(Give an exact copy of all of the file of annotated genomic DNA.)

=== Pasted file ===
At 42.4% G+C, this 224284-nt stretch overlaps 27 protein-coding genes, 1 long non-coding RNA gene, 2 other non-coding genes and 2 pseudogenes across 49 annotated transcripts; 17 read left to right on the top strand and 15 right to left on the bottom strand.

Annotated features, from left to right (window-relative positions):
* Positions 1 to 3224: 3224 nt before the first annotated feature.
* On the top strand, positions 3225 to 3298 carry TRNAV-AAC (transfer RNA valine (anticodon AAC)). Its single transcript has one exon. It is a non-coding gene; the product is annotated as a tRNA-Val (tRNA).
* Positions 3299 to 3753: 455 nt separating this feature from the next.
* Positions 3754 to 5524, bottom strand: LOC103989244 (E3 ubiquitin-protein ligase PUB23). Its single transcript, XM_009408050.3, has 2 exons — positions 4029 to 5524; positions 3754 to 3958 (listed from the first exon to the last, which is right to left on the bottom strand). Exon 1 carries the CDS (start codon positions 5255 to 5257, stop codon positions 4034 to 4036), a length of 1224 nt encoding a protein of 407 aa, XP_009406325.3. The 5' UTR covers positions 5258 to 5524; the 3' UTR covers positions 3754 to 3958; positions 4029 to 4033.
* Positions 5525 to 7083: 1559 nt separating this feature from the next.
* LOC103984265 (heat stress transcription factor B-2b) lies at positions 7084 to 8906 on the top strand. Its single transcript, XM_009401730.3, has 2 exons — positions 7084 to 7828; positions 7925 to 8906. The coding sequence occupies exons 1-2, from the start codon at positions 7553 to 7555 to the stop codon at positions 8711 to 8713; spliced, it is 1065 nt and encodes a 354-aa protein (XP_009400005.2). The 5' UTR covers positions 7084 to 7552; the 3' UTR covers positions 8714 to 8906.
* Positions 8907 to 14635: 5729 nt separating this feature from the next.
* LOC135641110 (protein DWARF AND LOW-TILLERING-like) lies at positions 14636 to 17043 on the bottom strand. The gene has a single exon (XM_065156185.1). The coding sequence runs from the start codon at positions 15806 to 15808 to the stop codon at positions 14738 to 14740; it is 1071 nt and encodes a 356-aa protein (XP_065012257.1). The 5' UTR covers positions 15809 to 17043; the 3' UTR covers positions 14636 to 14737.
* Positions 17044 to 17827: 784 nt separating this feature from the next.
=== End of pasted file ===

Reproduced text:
At 42.4% G+C, this 224284-nt stretch overlaps 27 protein-coding genes, 1 long non-coding RNA gene, 2 other non-coding genes and 2 pseudogenes across 49 annotated transcripts; 17 read left to right on the top strand and 15 right to left on the bottom strand.

Annotated features, from left to right (window-relative positions):
* Positions 1 to 3224: 3224 nt before the first annotated feature.
* On the top strand, positions 3225 to 3298 carry TRNAV-AAC (transfer RNA valine (anticodon AAC)). Its single transcript has one exon. It is a non-coding gene; the product is annotated as a tRNA-Val (tRNA).
* Positions 3299 to 3753: 455 nt separating this feature from the next.
* Positions 3754 to 5524, bottom strand: LOC103989244 (E3 ubiquitin-protein ligase PUB23). Its single transcript, XM_009408050.3, has 2 exons — positions 4029 to 5524; positions 3754 to 3958 (listed from the first exon to the last, which is right to left on the bottom strand). Exon 1 carries the CDS (start codon positions 5255 to 5257, stop codon positions 4034 to 4036), a length of 1224 nt encoding a protein of 407 aa, XP_009406325.3. The 5' UTR covers positions 5258 to 5524; the 3' UTR covers positions 3754 to 3958; positions 4029 to 4033.
* Positions 5525 to 7083: 1559 nt separating this feature from the next.
* LOC103984265 (heat stress transcription factor B-2b) lies at positions 7084 to 8906 on the top strand. Its single transcript, XM_009401730.3, has 2 exons — positions 7084 to 7828; positions 7925 to 8906. The coding sequence occupies exons 1-2, from the start codon at positions 7553 to 7555 to the stop codon at positions 8711 to 8713; spliced, it is 1065 nt and encodes a 354-aa protein (XP_009400005.2). The 5' UTR covers positions 7084 to 7552; the 3' UTR covers positions 8714 to 8906.
* Positions 8907 to 14635: 5729 nt separating this feature from the next.
* LOC135641110 (protein DWARF AND LOW-TILLERING-like) lies at positions 14636 to 17043 on the bottom strand. The gene has a single exon (XM_065156185.1). The coding sequence runs from the start codon at positions 15806 to 15808 to the stop codon at positions 14738 to 14740; it is 1071 nt and encodes a 356-aa protein (XP_065012257.1). The 5' UTR covers positions 15809 to 17043; the 3' UTR covers positions 14636 to 14737.
* Positions 17044 to 17827: 784 nt separating this feature from the next.